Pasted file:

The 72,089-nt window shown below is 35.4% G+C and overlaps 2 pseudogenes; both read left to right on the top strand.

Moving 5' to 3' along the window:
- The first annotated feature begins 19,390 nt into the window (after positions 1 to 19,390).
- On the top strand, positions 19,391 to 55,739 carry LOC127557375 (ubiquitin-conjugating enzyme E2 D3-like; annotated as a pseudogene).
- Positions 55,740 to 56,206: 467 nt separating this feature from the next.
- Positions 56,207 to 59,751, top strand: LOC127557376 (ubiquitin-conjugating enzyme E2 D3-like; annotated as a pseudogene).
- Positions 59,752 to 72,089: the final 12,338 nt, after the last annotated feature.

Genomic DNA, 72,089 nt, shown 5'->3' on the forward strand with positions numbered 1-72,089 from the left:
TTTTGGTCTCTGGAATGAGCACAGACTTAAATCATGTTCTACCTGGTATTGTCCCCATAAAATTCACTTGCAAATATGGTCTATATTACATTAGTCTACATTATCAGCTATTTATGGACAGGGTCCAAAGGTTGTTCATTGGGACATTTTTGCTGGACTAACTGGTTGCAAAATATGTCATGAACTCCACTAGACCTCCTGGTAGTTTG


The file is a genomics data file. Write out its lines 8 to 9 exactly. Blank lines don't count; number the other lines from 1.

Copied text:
Genomic DNA, 72,089 nt, shown 5'->3' on the forward strand with positions numbered 1-72,089 from the left:
TTTTGGTCTCTGGAATGAGCACAGACTTAAATCATGTTCTACCTGGTATTGTCCCCATAAAATTCACTTGCAAATATGGTCTATATTACATTAGTCTACATTATCAGCTATTTATGGACAGGGTCCAAAGGTTGTTCATTGGGACATTTTTGCTGGACTAACTGGTTGCAAAATATGTCATGAACTCCACTAGACCTCCTGGTAGTTTG